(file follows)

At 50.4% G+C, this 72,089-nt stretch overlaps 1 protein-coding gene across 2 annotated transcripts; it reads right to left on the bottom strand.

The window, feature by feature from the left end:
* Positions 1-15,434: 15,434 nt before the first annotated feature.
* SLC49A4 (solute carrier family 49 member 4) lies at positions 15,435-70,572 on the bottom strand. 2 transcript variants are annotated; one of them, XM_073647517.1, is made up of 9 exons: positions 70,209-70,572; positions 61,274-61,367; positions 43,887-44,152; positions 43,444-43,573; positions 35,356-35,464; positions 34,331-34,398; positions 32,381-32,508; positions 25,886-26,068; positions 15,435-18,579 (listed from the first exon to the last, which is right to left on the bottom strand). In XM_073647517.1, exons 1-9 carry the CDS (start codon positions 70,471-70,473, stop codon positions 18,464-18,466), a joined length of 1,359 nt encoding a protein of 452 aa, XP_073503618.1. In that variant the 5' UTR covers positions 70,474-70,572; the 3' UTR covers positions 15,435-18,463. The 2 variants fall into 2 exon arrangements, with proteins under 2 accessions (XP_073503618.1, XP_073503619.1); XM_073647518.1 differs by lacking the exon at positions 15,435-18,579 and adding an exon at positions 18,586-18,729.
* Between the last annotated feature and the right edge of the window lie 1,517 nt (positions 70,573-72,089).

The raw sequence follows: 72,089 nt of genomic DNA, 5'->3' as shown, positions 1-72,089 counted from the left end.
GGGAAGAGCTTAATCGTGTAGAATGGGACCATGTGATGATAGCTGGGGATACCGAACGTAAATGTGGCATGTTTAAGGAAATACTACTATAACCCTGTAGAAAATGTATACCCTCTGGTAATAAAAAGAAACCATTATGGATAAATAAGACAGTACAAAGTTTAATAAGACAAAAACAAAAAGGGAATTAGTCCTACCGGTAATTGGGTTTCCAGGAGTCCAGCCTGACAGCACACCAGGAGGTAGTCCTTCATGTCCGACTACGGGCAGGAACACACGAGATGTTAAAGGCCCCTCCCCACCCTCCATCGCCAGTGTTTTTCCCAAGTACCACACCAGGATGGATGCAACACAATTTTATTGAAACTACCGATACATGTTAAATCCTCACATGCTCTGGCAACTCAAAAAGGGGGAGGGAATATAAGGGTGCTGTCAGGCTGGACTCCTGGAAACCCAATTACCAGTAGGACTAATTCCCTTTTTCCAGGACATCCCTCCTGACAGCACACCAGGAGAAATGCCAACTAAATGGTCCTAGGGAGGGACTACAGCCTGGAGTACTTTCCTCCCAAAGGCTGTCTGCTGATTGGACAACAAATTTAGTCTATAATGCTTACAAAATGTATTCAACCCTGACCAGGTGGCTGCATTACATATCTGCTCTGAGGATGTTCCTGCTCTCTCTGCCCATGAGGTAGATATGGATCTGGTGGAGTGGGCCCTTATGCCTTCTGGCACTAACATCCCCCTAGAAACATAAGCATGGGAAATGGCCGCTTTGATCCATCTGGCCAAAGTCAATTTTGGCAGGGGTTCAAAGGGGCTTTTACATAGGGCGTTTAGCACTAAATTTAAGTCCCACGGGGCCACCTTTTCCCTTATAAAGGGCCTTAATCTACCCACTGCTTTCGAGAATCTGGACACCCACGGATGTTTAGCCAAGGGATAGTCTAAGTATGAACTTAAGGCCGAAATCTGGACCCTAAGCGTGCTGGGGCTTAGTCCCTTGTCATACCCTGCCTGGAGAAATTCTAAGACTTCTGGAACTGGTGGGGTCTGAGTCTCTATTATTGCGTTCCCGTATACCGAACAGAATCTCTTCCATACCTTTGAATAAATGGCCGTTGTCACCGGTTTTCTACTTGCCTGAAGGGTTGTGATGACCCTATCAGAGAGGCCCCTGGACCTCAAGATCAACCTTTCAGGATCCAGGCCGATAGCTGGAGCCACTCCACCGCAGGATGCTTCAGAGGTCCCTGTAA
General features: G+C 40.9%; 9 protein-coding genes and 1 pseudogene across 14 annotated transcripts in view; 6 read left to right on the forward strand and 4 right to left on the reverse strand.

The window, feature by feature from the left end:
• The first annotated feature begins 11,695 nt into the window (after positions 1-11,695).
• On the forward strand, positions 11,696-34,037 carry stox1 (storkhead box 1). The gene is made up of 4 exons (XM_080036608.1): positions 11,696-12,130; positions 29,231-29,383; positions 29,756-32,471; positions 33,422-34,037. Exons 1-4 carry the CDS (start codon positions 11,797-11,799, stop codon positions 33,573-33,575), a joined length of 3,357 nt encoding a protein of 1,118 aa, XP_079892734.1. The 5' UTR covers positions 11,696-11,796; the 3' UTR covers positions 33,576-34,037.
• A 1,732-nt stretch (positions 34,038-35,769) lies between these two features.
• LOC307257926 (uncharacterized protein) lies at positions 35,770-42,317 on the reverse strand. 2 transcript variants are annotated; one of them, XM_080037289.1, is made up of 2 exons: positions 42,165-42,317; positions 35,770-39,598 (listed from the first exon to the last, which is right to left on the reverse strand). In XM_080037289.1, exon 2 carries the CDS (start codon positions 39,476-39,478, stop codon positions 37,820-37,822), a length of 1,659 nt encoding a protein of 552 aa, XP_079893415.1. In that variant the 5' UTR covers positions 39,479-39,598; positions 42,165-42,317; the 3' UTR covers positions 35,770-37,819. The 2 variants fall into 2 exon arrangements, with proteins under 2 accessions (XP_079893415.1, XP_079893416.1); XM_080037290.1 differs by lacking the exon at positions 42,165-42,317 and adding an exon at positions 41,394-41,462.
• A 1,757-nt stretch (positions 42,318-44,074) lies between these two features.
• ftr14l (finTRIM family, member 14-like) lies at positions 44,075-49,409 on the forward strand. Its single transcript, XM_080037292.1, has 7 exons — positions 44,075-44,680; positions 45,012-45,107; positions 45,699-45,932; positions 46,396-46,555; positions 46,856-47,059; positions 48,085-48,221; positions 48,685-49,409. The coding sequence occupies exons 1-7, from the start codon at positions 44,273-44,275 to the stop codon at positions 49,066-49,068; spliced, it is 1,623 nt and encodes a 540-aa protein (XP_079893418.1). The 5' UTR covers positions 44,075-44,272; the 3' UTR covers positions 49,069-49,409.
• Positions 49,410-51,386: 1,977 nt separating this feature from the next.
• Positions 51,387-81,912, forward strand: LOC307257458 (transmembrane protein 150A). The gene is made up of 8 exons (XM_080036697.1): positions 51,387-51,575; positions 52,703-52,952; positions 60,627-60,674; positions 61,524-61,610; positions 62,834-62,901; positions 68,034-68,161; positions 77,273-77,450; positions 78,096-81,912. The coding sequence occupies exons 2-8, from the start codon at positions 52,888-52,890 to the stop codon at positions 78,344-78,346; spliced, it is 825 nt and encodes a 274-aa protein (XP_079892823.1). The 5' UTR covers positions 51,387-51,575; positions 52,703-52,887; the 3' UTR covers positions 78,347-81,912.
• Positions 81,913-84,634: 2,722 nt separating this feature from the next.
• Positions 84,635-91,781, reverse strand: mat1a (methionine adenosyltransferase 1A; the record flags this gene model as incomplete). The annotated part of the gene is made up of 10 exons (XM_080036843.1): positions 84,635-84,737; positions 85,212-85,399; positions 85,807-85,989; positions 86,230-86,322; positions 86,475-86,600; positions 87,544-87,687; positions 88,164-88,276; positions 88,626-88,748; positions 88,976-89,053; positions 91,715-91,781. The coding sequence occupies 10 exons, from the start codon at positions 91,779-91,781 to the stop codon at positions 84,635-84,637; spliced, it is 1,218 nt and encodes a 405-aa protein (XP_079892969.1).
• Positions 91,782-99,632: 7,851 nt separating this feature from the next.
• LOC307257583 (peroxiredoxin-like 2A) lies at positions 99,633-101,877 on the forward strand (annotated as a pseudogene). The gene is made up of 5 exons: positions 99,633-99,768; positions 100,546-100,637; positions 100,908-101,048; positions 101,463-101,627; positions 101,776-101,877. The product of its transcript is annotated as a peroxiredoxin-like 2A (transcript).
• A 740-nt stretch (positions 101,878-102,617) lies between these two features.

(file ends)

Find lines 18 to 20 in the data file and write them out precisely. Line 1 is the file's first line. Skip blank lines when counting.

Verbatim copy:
• Positions 81,913-84,634: 2,722 nt separating this feature from the next.
• Positions 84,635-91,781, reverse strand: mat1a (methionine adenosyltransferase 1A; the record flags this gene model as incomplete). The annotated part of the gene is made up of 10 exons (XM_080036843.1): positions 84,635-84,737; positions 85,212-85,399; positions 85,807-85,989; positions 86,230-86,322; positions 86,475-86,600; positions 87,544-87,687; positions 88,164-88,276; positions 88,626-88,748; positions 88,976-89,053; positions 91,715-91,781. The coding sequence occupies 10 exons, from the start codon at positions 91,779-91,781 to the stop codon at positions 84,635-84,637; spliced, it is 1,218 nt and encodes a 405-aa protein (XP_079892969.1).
• Positions 91,782-99,632: 7,851 nt separating this feature from the next.